Wellsplaining to sick people


Yelp for doctors?


Vulnerable vs. confident

How do you seem confident and vulnerable at the same time? Are they opposite feelings? Thought about that while reading this bit from an interesting profile on Jeff Tweedy from Wilco.

“The way I see it is that I was always pretty comfortable with being vulnerable, but not particularly confident,” Tweedy said. “I feel like I’m a lot more confident, but I still embrace the fact that I am pretty vulnerable, if that makes any sense. I don’t have to be somebody else. I don’t have to be as good as somebody else, I just have to keep making stuff that I am excited by. That is one of the only things I have had control over. I am more aware of it — I am more aware of the things that I have control over.”

Read the rest.


Trying to understand the other side

Writer and comedian Alex Blagg on people getting offended.

Almost no comedy will be inoffensive to everybody, and if it is it's probably pretty boring. With comedy you're relieving tension by saying and doing the unexpected, and a lot of times that by its nature will lead to people not liking the results or saying it's offensive to them — that your representation of their particular experience is unfair or inaccurate. That will always happen, but I think the likelihood of that happening is so greatly diminished when you're setting out as a performer or creator to try to be honest. Instead of just saying Okay, what's the first thought that comes to my head — what's the easiest stereotype I can make fun of? and then just going with that, thinking a little bit deeper and trying to understand the real motivations and attitudes and behaviors that make us human, and then looking at those things as the material you can focus the joke on — I think that's where the best comedy comes from and that's why people like Key and Peele are almost infallible. It'd be really tough to put together a legitimate case about them being lazy or insensitive comedians. They feel like humanists to me.

I like that notion: If you're coming across as human and digging deep and trying to understand people's genuine motivations and behaviors, it's gonna be tough for anyone to call you insensitive.



Love how this video (above) is making fun of the format of documentary trailers for flicks like Dogtown and Z-Boys (below). The actual concept isn't that meaty but the editing and style of it make the whole thing shine.


Cigarillos, etc.


When my band ran into Robin Williams while he was filming Patch Adams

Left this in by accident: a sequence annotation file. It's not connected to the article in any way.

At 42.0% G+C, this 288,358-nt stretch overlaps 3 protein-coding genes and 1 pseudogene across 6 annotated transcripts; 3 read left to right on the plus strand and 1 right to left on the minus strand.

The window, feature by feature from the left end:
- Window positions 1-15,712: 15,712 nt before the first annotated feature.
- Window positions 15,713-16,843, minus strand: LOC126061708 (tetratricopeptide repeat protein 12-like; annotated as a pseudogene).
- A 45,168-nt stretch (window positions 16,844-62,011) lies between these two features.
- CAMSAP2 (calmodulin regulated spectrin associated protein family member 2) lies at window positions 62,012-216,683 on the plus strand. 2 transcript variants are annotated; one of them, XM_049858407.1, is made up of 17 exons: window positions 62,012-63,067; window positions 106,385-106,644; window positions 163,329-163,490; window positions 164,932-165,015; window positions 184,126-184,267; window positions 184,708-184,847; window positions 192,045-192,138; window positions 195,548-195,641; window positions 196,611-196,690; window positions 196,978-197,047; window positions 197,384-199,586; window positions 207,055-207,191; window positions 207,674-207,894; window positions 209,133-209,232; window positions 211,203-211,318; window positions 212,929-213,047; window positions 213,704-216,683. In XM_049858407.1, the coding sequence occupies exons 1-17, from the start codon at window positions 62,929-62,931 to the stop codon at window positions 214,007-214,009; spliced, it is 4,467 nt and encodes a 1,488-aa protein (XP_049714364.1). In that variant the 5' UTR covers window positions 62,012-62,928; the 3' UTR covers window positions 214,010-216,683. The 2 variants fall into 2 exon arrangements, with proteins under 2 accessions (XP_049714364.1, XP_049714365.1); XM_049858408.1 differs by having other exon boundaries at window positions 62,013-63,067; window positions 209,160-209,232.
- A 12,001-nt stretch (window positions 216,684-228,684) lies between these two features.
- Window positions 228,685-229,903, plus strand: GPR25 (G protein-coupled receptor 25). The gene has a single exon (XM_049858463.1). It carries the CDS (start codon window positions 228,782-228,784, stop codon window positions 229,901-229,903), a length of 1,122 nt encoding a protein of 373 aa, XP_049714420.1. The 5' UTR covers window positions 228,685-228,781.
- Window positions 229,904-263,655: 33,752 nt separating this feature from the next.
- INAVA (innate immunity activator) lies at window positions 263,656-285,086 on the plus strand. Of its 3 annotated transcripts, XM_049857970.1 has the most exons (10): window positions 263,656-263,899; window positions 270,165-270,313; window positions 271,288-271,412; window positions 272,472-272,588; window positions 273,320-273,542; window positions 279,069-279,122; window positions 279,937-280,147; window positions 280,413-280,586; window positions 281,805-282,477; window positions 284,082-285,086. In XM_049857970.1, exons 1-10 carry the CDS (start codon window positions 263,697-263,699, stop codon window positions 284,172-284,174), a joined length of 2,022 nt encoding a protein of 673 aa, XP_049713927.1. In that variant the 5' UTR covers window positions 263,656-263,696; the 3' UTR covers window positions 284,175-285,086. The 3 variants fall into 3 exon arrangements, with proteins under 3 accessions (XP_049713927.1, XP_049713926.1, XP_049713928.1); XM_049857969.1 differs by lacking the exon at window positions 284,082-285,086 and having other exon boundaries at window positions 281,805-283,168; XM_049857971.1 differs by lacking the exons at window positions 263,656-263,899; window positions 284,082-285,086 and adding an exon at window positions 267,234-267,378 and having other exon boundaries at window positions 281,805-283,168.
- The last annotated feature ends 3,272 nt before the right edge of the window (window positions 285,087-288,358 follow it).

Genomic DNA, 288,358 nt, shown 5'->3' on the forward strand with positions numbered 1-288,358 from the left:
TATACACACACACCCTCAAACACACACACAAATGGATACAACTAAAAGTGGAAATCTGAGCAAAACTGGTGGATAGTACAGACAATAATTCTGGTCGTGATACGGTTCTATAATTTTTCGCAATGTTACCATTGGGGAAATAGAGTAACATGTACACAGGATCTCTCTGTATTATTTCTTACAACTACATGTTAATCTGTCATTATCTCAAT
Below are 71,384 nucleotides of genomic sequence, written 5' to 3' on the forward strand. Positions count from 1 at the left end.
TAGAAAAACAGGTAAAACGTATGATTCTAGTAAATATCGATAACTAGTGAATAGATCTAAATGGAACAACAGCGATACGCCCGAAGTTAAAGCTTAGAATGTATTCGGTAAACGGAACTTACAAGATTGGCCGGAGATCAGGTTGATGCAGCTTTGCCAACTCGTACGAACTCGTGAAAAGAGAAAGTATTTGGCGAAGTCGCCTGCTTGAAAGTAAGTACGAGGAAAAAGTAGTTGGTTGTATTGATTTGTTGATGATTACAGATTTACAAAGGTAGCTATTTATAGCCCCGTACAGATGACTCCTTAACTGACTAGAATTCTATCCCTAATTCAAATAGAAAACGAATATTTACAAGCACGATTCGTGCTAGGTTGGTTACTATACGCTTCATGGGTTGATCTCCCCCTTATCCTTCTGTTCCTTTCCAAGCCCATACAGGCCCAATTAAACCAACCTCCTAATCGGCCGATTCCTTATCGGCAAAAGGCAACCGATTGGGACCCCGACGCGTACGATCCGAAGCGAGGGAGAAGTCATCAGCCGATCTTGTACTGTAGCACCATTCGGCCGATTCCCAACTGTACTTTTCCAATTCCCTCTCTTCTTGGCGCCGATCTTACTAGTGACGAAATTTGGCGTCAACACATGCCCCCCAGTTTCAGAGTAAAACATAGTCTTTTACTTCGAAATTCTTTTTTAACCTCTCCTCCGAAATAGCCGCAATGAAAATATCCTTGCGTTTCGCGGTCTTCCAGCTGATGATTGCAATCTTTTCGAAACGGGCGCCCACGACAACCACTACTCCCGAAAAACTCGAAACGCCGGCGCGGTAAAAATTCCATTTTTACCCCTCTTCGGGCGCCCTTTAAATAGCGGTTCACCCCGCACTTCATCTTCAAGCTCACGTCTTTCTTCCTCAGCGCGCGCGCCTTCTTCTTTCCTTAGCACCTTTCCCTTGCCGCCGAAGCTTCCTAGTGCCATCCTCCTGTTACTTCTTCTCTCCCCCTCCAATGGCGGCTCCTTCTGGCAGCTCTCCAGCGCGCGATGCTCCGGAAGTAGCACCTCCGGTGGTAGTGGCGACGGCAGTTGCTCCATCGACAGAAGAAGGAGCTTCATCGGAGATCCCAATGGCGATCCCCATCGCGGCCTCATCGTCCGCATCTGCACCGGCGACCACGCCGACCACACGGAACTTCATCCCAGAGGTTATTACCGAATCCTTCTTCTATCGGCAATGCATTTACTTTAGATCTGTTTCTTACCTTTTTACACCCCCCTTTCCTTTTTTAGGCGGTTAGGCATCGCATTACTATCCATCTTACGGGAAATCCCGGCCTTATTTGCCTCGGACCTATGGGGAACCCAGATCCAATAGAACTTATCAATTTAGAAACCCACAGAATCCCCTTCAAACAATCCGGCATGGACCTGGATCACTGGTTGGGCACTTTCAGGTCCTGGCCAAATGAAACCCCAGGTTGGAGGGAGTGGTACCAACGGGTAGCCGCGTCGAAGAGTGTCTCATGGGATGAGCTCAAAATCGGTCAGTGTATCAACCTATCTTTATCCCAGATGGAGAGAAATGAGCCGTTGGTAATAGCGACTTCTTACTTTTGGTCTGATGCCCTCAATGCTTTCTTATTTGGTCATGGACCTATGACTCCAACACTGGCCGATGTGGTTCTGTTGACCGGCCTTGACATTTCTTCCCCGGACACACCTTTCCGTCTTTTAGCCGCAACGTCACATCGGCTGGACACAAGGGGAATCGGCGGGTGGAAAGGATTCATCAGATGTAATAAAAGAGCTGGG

My one run-in with Robin Williams was when he was filming Patch Adams in Chapel Hill. Back then I was in a rock 'n roll band and we were on tour playing a burrito joint that night near UNC. After sound check we wandered around the campus and ran into the place on campus where they were filming outside.

About 100 people had gathered around to watch the goings on. When the director called cut, Williams didn't head for his trailer though. He jumped out into the crowd and signed autographs and started riffing with everyone who was standing there. It was that manic energy that we've all seen from him. He cracked jokes and worked the room (well, lawn actually) until he got to us, four shaggy looking rockers with mustaches. I thought he'd give us both barrels but he actually had a pretty sincere conversation with us about music, touring, being on the road, etc. He signed an autograph for our drummer, we invited him to the show, and he said he'd think about it. And then he moved on to the next available target and kept going until they needed him back on set about 20mins later.

It was just a brief encounter but it def seemed like he had an energy level that didn't go down. "Always on" would be an understatement. I thought this line from A.O. Scott's piece on Williams summed him up well: "His essential persona as an entertainer combined neediness and generosity, intelligence and kindness, in ways that were charming and often unexpectedly moving as well."

Fun Williams in-the-wild clip: 1986: Jonathan Winters and Robin Williams improvise on 60 Minutes.


The scene that Roger Ebert called "the sexiest and funniest at the same time in all of romantic comedy"

Roger Ebert's review of Preston Sturges' "The Lady Eve” calls out this scene...

If I were asked to name the single scene in all of romantic comedy that was sexiest and funniest at the same time, I would advise beginning at six seconds past the 20-minute mark in Preston Sturges' "The Lady Eve,” and watching as Barbara Stanwyck toys with Henry Fonda's hair in an unbroken shot that lasts three minutes and 51 seconds.

Stanwyck plays an adventuress who has lured a rich but unworldly young bachelor to her cabin on an ocean liner, and is skillfully tantalizing him. She reclines on a chaise. He has landed on the floor next to her. "Hold me tight!” she says, holding him tight -- allegedly because she has been frightened by a snake. Now begins the unbroken shot. Her right arm cradles his head, and as she talks she toys with his earlobe and runs her fingers through his hair. She teases, kids and flirts with him, and he remains almost paralyzed with shyness and self-consciousness. And at some point during this process, she falls for him.


Bill Burr: When was the last time you went on stage and you killed so hard the person after you bombed?

Bill Burr was asked, "Can women be funny?" His answer: "Yeah, of course." And then he went on...

Become undeniable. When was the last time you went on stage and you killed so hard the person after you bombed? If you're fucking doing that on a regular basis, people are gonna notice, regardless of what you have between your legs.

Kill, kill, kill. The rest will sort itself out.

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